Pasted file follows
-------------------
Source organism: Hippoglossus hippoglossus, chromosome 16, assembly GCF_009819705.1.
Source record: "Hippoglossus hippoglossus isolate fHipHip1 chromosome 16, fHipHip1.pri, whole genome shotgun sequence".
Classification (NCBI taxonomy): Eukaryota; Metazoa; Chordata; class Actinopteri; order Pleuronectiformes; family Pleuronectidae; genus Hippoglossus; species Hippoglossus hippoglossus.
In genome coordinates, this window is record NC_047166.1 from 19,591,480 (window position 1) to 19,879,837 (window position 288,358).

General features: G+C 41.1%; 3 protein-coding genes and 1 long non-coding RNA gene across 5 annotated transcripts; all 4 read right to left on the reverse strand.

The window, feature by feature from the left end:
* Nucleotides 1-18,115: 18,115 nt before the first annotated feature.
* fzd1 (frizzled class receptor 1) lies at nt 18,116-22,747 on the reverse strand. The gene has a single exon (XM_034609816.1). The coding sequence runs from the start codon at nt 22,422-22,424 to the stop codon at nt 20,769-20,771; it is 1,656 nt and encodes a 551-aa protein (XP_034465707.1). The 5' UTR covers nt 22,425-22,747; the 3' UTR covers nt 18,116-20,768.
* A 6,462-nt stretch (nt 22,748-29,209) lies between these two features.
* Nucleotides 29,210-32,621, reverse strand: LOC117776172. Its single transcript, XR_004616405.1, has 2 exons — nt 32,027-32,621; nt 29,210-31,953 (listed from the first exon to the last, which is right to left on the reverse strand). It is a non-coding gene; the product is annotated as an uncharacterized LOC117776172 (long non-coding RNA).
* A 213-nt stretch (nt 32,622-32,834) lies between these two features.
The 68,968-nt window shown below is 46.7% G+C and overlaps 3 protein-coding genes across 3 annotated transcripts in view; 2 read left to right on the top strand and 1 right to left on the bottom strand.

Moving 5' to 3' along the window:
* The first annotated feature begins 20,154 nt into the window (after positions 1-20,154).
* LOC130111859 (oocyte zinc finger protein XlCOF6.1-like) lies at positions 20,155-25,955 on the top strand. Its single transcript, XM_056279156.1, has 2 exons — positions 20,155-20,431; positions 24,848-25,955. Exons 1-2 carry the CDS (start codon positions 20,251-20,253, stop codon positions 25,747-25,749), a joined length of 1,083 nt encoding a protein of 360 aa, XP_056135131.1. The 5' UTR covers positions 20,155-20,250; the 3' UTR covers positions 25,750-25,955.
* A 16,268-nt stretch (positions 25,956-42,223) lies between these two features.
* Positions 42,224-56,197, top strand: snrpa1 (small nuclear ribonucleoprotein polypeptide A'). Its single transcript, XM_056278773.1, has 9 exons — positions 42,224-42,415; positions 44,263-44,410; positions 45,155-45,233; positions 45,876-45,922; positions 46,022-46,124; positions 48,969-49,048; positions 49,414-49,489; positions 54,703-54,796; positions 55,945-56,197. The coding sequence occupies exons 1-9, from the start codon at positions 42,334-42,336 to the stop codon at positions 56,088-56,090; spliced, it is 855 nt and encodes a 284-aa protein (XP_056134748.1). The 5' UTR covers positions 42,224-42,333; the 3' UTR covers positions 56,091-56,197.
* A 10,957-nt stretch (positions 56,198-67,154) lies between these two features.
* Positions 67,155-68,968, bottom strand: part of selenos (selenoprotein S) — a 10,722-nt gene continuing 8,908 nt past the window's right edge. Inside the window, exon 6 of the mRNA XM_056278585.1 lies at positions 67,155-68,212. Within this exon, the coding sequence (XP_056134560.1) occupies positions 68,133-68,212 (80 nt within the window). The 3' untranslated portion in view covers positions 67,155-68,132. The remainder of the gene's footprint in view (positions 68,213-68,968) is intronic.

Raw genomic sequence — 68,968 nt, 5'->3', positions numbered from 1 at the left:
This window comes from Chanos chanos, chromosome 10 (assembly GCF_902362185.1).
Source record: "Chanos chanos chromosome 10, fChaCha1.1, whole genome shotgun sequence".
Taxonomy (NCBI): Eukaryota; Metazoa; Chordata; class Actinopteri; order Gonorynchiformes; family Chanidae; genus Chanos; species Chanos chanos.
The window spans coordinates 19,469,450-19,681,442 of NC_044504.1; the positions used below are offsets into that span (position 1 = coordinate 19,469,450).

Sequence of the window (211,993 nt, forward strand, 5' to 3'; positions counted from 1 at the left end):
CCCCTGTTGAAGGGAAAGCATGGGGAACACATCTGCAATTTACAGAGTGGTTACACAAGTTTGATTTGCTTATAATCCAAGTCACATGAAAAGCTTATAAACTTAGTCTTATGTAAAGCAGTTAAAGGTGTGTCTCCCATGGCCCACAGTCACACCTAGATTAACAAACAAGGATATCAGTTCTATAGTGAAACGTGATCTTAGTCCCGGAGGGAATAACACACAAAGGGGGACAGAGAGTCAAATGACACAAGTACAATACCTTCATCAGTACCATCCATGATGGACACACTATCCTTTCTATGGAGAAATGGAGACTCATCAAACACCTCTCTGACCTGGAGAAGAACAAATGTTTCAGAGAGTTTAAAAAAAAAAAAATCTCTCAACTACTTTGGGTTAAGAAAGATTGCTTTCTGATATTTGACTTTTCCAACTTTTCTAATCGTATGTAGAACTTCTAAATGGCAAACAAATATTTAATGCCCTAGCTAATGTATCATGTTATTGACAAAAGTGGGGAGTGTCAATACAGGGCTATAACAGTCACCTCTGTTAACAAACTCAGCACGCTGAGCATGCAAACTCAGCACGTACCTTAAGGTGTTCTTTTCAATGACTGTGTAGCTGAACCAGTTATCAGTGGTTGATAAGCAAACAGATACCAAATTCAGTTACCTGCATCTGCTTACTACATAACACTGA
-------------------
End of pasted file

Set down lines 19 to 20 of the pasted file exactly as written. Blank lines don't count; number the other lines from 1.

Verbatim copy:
* Positions 67,155-68,968, bottom strand: part of selenos (selenoprotein S) — a 10,722-nt gene continuing 8,908 nt past the window's right edge. Inside the window, exon 6 of the mRNA XM_056278585.1 lies at positions 67,155-68,212. Within this exon, the coding sequence (XP_056134560.1) occupies positions 68,133-68,212 (80 nt within the window). The 3' untranslated portion in view covers positions 67,155-68,132. The remainder of the gene's footprint in view (positions 68,213-68,968) is intronic.

Raw genomic sequence — 68,968 nt, 5'->3', positions numbered from 1 at the left: